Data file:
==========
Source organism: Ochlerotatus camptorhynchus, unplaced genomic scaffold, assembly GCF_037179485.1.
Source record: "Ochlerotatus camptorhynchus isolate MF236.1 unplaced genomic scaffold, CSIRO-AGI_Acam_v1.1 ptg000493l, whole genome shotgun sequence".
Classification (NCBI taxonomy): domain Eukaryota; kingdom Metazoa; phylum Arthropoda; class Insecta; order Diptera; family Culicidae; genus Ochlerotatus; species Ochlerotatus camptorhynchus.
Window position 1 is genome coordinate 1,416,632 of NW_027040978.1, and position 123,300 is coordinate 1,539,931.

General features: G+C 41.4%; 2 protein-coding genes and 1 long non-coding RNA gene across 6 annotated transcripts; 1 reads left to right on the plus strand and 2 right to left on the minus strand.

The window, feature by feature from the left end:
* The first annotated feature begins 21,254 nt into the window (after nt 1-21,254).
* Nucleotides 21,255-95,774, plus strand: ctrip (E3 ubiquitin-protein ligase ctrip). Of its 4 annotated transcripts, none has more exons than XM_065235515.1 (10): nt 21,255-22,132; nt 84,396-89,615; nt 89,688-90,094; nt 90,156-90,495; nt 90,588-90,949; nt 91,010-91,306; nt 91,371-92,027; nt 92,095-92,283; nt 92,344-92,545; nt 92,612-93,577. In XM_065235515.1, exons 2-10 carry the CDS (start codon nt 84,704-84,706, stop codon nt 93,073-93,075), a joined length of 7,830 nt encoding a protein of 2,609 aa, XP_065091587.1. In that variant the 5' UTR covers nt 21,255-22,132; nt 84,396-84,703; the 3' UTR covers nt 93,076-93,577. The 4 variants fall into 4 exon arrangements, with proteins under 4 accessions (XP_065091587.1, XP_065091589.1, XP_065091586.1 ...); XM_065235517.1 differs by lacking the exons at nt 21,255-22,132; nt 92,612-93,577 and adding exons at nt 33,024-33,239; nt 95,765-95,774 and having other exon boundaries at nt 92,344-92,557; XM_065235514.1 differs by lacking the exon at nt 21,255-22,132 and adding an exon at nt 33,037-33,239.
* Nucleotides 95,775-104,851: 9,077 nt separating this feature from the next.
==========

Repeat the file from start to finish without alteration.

Source organism: Ochlerotatus camptorhynchus, unplaced genomic scaffold, assembly GCF_037179485.1.
Source record: "Ochlerotatus camptorhynchus isolate MF236.1 unplaced genomic scaffold, CSIRO-AGI_Acam_v1.1 ptg000493l, whole genome shotgun sequence".
Classification (NCBI taxonomy): domain Eukaryota; kingdom Metazoa; phylum Arthropoda; class Insecta; order Diptera; family Culicidae; genus Ochlerotatus; species Ochlerotatus camptorhynchus.
Window position 1 is genome coordinate 1,416,632 of NW_027040978.1, and position 123,300 is coordinate 1,539,931.

General features: G+C 41.4%; 2 protein-coding genes and 1 long non-coding RNA gene across 6 annotated transcripts; 1 reads left to right on the plus strand and 2 right to left on the minus strand.

The window, feature by feature from the left end:
* The first annotated feature begins 21,254 nt into the window (after nt 1-21,254).
* Nucleotides 21,255-95,774, plus strand: ctrip (E3 ubiquitin-protein ligase ctrip). Of its 4 annotated transcripts, none has more exons than XM_065235515.1 (10): nt 21,255-22,132; nt 84,396-89,615; nt 89,688-90,094; nt 90,156-90,495; nt 90,588-90,949; nt 91,010-91,306; nt 91,371-92,027; nt 92,095-92,283; nt 92,344-92,545; nt 92,612-93,577. In XM_065235515.1, exons 2-10 carry the CDS (start codon nt 84,704-84,706, stop codon nt 93,073-93,075), a joined length of 7,830 nt encoding a protein of 2,609 aa, XP_065091587.1. In that variant the 5' UTR covers nt 21,255-22,132; nt 84,396-84,703; the 3' UTR covers nt 93,076-93,577. The 4 variants fall into 4 exon arrangements, with proteins under 4 accessions (XP_065091587.1, XP_065091589.1, XP_065091586.1 ...); XM_065235517.1 differs by lacking the exons at nt 21,255-22,132; nt 92,612-93,577 and adding exons at nt 33,024-33,239; nt 95,765-95,774 and having other exon boundaries at nt 92,344-92,557; XM_065235514.1 differs by lacking the exon at nt 21,255-22,132 and adding an exon at nt 33,037-33,239.
* Nucleotides 95,775-104,851: 9,077 nt separating this feature from the next.